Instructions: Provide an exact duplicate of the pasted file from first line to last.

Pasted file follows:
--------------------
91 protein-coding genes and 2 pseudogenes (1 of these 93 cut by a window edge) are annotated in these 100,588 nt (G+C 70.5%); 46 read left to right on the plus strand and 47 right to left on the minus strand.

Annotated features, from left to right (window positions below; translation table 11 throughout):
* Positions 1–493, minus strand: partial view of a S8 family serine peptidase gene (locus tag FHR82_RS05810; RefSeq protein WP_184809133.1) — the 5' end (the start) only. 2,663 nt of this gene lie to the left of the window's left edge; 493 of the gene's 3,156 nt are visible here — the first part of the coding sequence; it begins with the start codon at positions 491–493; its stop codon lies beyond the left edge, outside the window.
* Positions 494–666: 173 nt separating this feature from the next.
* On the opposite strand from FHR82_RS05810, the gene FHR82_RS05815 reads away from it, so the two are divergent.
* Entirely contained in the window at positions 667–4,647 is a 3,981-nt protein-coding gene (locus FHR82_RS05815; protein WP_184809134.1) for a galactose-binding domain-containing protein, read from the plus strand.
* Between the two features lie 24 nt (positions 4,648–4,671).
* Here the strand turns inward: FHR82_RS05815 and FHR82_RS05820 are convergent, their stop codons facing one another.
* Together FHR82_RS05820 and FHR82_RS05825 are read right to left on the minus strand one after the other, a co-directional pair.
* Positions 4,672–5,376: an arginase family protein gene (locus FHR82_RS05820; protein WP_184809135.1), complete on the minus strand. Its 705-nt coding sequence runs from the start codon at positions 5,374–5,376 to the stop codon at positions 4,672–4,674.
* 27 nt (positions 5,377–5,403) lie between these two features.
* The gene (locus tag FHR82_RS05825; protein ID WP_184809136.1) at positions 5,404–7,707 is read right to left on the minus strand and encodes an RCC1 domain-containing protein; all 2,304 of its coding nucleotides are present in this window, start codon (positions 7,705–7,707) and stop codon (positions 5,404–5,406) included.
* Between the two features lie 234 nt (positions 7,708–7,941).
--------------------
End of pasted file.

91 protein-coding genes and 2 pseudogenes (1 of these 93 cut by a window edge) are annotated in these 100,588 nt (G+C 70.5%); 46 read left to right on the plus strand and 47 right to left on the minus strand.

Annotated features, from left to right (window positions below; translation table 11 throughout):
* Positions 1–493, minus strand: partial view of a S8 family serine peptidase gene (locus tag FHR82_RS05810; RefSeq protein WP_184809133.1) — the 5' end (the start) only. 2,663 nt of this gene lie to the left of the window's left edge; 493 of the gene's 3,156 nt are visible here — the first part of the coding sequence; it begins with the start codon at positions 491–493; its stop codon lies beyond the left edge, outside the window.
* Positions 494–666: 173 nt separating this feature from the next.
* On the opposite strand from FHR82_RS05810, the gene FHR82_RS05815 reads away from it, so the two are divergent.
* Entirely contained in the window at positions 667–4,647 is a 3,981-nt protein-coding gene (locus FHR82_RS05815; protein WP_184809134.1) for a galactose-binding domain-containing protein, read from the plus strand.
* Between the two features lie 24 nt (positions 4,648–4,671).
* Here the strand turns inward: FHR82_RS05815 and FHR82_RS05820 are convergent, their stop codons facing one another.
* Together FHR82_RS05820 and FHR82_RS05825 are read right to left on the minus strand one after the other, a co-directional pair.
* Positions 4,672–5,376: an arginase family protein gene (locus FHR82_RS05820; protein WP_184809135.1), complete on the minus strand. Its 705-nt coding sequence runs from the start codon at positions 5,374–5,376 to the stop codon at positions 4,672–4,674.
* 27 nt (positions 5,377–5,403) lie between these two features.
* The gene (locus tag FHR82_RS05825; protein ID WP_184809136.1) at positions 5,404–7,707 is read right to left on the minus strand and encodes an RCC1 domain-containing protein; all 2,304 of its coding nucleotides are present in this window, start codon (positions 7,705–7,707) and stop codon (positions 5,404–5,406) included.
* Between the two features lie 234 nt (positions 7,708–7,941).